By 1985 Skrewdriver’s lineup got an additional member from Italy. Steve Roda was a skinhead from Bologna and played for the first time for Skrewdriver at a RAC gig in East Ham, London. Soon after this new lineup was in the studio recording two tracks for the compilation LP No Surrender which was a joint White Noise Records / Rock-o-Rama Records project involving some eleven bands. With Steve playing the second guitar this added more atmosphere and helped the band develop its heavier sound. Skrewdriver ended up contributing Don’t Let Them Pull You Down and Tearing Down The Wall to the project LP No Surrender. Soon after the LP’s release Murray Holmes left the band, so lacking a bassist Steve filled in and Paul Swain joined the band. Swainy was the ex-axeman with the Oi! band the 4 Skins. The 4 Skins themselves were not new to the nationalist scene. They were involved in the race riot at the Hambrough Tavern, Southall in 1981. The band were doing a gig at the Hambrough Tavern, along with fellow Oi! boys The Last Resort and The Business. The 4 Skins were in the middle of belting out Chaos and the pub windows were pelted with bricks and bottles rained in from over 2,000 Paki’s rampaging outside throwing petrol bombs about. Gary Hitchcock the 4 Skins manager was also an ex-member of the British Movement.

In the 1950’s the word was Rock n Roll, but now in the mid 1980’s Ian’s very own word was White Rock. Skrewdriver having progressed from punk to street punk to Oi! and now onto heavy rock. This new musical development was proved with the bands third album – Blood & Honour.

With the bands debut on Rock-o-Rama still selling as fast as day one, the label again requested some more recordings. Again Ian already had enough material for an album, and so immediately went to studio. Scotty himself got involved in the engineering and producing the songs which helped improve the overall professionalism and clarity of their sound. The pace of the new tracks was actually slower but this actually enhanced the melodies and allowed Ian’s vocals to dominate. Ian was extremely pleased with the final product, as any change in musical direction was risky, for fear of alienating their traditional skinhead following.

Blood & Honour was recorded in the Autumn of 1985 together with two other tracks intended to be released on single. In addition to showcasing the bands newer White Rock sound, the album also featured lan’s strong belief in National Socialism. Outstanding tracks on the album include Blood & Honour, The Way It’s Got To Be, Prisoner Of Peace (to the memory of brave heroic Rudolf Hess, who on the 10th of May 1941 parachuted from his plane into Scotland seeking to end war between Britain and Germany and was imprisoned for 46 years to the everlasting shame of humanity), The Jewel In The Sea, and the anti-drugs anthem Needle Man. The albums cover design was created by Bugs Tattoo Parlour which was on the Caledonian Road, north London, which led many a skinhead to visit the shop and have the Blood & Honour Viking tattoo.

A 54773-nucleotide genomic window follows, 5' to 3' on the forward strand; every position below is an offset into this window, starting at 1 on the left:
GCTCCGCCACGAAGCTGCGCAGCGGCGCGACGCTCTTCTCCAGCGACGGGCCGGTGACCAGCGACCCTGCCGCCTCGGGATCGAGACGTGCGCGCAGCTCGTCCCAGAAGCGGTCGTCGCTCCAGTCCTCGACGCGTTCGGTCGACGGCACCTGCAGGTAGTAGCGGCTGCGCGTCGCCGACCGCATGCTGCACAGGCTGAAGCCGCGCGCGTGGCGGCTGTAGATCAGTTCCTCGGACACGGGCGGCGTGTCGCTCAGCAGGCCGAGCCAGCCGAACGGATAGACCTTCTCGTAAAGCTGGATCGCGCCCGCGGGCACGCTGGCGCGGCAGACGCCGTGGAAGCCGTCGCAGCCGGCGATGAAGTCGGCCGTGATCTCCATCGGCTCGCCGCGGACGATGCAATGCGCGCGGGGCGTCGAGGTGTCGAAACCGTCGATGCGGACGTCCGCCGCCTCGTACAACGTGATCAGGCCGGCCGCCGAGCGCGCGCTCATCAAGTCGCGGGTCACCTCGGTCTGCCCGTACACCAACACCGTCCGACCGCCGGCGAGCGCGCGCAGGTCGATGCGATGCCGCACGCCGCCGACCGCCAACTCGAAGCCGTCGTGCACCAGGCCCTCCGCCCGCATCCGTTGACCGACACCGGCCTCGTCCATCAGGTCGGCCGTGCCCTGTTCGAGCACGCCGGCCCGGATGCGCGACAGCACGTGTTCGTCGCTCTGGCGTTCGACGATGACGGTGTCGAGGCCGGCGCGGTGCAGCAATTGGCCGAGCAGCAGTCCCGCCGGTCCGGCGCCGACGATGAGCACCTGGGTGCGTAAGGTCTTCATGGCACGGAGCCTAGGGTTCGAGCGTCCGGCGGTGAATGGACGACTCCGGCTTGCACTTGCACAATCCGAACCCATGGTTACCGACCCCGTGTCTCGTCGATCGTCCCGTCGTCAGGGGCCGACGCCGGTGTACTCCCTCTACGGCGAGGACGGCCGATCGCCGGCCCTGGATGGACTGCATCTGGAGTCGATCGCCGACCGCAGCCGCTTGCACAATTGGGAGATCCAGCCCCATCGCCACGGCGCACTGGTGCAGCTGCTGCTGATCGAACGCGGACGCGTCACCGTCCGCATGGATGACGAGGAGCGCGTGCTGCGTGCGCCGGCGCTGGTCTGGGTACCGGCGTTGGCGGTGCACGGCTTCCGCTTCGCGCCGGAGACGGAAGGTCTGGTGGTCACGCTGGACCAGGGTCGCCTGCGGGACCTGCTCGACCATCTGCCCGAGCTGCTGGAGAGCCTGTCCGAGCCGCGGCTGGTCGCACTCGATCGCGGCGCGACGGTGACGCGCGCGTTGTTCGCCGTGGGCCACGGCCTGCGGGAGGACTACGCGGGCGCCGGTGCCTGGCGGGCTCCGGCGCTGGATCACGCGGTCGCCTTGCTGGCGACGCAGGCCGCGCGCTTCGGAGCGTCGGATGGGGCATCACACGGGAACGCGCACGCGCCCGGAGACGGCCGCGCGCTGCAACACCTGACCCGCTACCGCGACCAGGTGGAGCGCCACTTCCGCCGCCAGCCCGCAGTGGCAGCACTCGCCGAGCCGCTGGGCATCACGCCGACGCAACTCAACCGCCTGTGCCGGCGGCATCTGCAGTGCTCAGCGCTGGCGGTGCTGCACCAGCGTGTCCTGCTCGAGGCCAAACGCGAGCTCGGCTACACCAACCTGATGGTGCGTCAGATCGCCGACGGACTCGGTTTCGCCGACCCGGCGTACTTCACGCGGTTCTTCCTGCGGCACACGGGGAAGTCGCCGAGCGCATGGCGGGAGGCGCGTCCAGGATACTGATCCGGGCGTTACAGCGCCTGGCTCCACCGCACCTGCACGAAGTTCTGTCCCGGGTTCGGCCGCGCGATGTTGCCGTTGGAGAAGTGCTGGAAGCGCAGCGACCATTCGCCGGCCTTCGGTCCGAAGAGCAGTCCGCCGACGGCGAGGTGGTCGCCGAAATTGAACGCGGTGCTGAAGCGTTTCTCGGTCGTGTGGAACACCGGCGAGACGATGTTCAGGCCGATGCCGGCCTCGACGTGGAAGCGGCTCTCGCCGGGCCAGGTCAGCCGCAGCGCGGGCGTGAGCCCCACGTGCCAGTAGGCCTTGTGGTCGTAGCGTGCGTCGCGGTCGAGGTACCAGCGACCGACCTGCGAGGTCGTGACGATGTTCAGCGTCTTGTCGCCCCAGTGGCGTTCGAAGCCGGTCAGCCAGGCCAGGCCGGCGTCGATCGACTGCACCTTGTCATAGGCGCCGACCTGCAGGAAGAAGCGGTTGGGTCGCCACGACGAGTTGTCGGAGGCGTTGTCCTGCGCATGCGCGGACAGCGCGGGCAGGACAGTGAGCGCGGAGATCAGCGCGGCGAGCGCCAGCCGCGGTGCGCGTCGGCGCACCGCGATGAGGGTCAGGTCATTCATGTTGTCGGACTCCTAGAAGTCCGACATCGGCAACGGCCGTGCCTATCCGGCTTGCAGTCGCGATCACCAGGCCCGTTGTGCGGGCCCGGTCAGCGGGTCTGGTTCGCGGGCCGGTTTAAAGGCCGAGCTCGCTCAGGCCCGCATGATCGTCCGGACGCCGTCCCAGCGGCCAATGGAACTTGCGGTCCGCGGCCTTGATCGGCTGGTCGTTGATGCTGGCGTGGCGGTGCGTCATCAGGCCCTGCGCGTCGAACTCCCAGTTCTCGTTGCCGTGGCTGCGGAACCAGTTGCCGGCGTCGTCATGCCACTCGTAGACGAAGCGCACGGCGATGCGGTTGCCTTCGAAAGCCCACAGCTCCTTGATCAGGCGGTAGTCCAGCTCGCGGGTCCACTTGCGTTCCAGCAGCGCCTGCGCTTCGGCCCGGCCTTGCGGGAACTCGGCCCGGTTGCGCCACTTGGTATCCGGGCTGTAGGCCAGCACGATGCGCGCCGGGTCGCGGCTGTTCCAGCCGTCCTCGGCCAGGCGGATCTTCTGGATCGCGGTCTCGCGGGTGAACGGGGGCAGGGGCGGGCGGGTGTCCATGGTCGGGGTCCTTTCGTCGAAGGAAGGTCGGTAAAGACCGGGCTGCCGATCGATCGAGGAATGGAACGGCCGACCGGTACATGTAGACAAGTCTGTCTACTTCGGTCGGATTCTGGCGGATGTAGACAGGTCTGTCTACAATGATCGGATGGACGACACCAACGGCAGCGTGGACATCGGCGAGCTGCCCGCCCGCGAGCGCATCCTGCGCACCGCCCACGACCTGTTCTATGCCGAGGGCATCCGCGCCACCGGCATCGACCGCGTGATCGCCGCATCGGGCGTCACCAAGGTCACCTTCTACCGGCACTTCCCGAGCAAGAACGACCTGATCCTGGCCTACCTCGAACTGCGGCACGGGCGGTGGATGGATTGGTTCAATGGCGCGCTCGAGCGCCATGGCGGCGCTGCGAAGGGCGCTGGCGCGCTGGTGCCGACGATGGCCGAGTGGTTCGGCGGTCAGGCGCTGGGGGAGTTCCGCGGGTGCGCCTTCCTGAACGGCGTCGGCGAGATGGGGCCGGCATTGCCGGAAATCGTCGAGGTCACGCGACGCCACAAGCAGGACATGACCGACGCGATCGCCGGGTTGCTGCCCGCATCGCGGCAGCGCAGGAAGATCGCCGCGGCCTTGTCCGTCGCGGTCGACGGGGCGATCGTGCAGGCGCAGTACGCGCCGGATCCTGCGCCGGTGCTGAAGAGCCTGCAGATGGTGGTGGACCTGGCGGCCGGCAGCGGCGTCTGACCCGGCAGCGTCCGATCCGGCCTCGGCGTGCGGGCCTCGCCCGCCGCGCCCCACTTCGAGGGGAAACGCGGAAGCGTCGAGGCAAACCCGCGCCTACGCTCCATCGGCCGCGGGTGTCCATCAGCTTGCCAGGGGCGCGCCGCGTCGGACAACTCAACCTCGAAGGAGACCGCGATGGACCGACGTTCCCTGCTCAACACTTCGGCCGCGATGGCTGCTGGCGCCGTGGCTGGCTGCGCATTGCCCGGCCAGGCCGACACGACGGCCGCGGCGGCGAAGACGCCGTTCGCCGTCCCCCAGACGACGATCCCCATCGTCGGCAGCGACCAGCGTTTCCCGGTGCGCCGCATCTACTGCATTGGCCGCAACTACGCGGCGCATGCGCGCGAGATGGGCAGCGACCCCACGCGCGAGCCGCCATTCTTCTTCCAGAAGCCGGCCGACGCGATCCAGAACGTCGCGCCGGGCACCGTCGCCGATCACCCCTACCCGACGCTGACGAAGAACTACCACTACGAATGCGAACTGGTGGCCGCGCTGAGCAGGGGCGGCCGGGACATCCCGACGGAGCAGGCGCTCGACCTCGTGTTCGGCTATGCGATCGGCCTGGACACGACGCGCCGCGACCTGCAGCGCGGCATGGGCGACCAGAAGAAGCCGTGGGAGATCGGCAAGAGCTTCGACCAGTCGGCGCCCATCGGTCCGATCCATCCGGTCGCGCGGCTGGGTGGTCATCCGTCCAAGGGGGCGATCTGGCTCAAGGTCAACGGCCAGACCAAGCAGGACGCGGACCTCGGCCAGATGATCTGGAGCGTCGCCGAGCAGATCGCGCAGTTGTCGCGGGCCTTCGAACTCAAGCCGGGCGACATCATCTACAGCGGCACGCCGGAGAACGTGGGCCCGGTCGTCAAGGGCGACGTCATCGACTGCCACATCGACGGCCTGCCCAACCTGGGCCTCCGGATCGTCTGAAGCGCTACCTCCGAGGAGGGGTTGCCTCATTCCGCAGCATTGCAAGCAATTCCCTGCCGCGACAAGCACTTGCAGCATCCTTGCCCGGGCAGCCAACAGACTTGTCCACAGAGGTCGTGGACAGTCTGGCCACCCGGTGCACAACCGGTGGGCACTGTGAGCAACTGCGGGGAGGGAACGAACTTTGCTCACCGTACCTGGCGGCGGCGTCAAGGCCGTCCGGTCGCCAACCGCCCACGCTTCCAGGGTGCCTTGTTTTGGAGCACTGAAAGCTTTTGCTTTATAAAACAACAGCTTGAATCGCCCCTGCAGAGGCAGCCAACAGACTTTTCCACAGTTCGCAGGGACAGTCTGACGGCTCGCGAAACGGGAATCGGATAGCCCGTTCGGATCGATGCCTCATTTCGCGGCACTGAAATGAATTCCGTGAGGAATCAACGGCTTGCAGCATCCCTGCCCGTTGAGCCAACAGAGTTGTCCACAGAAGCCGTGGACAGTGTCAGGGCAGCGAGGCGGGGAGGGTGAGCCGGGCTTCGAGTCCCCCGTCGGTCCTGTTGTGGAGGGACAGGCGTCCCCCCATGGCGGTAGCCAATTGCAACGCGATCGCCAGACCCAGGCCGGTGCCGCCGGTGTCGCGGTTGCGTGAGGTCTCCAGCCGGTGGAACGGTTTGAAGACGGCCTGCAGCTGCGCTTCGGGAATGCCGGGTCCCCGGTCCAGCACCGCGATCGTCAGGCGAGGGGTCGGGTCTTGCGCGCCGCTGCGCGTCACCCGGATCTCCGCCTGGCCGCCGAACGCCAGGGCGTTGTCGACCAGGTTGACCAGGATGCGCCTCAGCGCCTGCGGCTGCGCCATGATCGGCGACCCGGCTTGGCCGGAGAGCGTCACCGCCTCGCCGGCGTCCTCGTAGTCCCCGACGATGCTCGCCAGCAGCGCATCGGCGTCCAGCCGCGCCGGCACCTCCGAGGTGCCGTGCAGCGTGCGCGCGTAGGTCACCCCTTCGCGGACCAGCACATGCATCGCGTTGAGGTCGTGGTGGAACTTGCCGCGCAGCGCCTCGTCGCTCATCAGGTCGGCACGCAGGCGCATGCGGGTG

The release of the Blood and Honour LP found a resounding thumbs up from Skrewdriver’s established supporters. Ian sang about drugs (Needle Man), soviet tyranny (Poland), Rudolf Hess (Prisoner Of Peace) and daily life (One Fine Day). These were blended in with more general themes of racial pride. It was while travelling home from the studio that Ian and some band members and crew were involved in a scuffle at King Cross Underground station with some feral black criminal gang. The air was soon filled with violence as the two sides fought, only stopped by the Transport Police. Ian and flat mate, Des Clarke were singled out and arrested. Clarke had played a major part in organising Skrewdriver merchandising and the White Noise fanzine. Charged with violent disorder, Ian and his co-defendant stood trial on the 11th December 1985. The black youths failed to show up for 3 days in a row. Without them there could be no case. However the police were keen to see the Ian & Des behind bars, actually collecting the darkies from their homes and delivered them to court! The Judge was unrepentant, and both Ian and Des Clarke received 12 months in jail.

Here are some reports from various tabloids on what “allegedly” transpired:

David Brown in the Sunday Observer:

‘Led by lan Stuart who was jailed for 12 months in 1986 for a street attack on a Nigerian in the King’s Cross area of London, Blood and Honour is planning to tour Holland, Belgium, France, Sweden and the United States later this year’.

Garry Bushell in The Sun, 6 March 1986:

Stewart, 28 – who changed his name from Donaldson – is serving 12 months in Wayland Prison, Norfolk, for attacking a West Indian’.

Chris Dignan in a local Derby newspaper, 1993:

‘He was jailed for 12 months in 1986 for attacking a Nigerian woman on a London Street’.